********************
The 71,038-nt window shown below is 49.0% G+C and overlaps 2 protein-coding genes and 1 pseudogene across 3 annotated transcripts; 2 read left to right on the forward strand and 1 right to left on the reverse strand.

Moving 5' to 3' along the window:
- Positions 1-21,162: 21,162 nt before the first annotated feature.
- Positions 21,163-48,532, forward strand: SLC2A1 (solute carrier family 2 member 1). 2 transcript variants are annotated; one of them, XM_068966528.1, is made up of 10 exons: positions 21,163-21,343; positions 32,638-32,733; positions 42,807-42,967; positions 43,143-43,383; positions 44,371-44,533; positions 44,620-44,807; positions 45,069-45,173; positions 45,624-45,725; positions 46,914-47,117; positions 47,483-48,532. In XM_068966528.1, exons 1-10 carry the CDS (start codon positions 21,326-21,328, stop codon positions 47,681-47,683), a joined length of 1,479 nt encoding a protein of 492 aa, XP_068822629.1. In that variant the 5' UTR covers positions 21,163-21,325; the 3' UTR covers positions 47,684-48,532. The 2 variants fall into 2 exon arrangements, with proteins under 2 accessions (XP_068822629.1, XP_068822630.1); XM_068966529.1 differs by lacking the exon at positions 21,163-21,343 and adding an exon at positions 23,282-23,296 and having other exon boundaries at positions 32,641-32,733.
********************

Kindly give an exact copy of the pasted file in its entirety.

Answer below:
The 71,038-nt window shown below is 49.0% G+C and overlaps 2 protein-coding genes and 1 pseudogene across 3 annotated transcripts; 2 read left to right on the forward strand and 1 right to left on the reverse strand.

Moving 5' to 3' along the window:
- Positions 1-21,162: 21,162 nt before the first annotated feature.
- Positions 21,163-48,532, forward strand: SLC2A1 (solute carrier family 2 member 1). 2 transcript variants are annotated; one of them, XM_068966528.1, is made up of 10 exons: positions 21,163-21,343; positions 32,638-32,733; positions 42,807-42,967; positions 43,143-43,383; positions 44,371-44,533; positions 44,620-44,807; positions 45,069-45,173; positions 45,624-45,725; positions 46,914-47,117; positions 47,483-48,532. In XM_068966528.1, exons 1-10 carry the CDS (start codon positions 21,326-21,328, stop codon positions 47,681-47,683), a joined length of 1,479 nt encoding a protein of 492 aa, XP_068822629.1. In that variant the 5' UTR covers positions 21,163-21,325; the 3' UTR covers positions 47,684-48,532. The 2 variants fall into 2 exon arrangements, with proteins under 2 accessions (XP_068822629.1, XP_068822630.1); XM_068966529.1 differs by lacking the exon at positions 21,163-21,343 and adding an exon at positions 23,282-23,296 and having other exon boundaries at positions 32,641-32,733.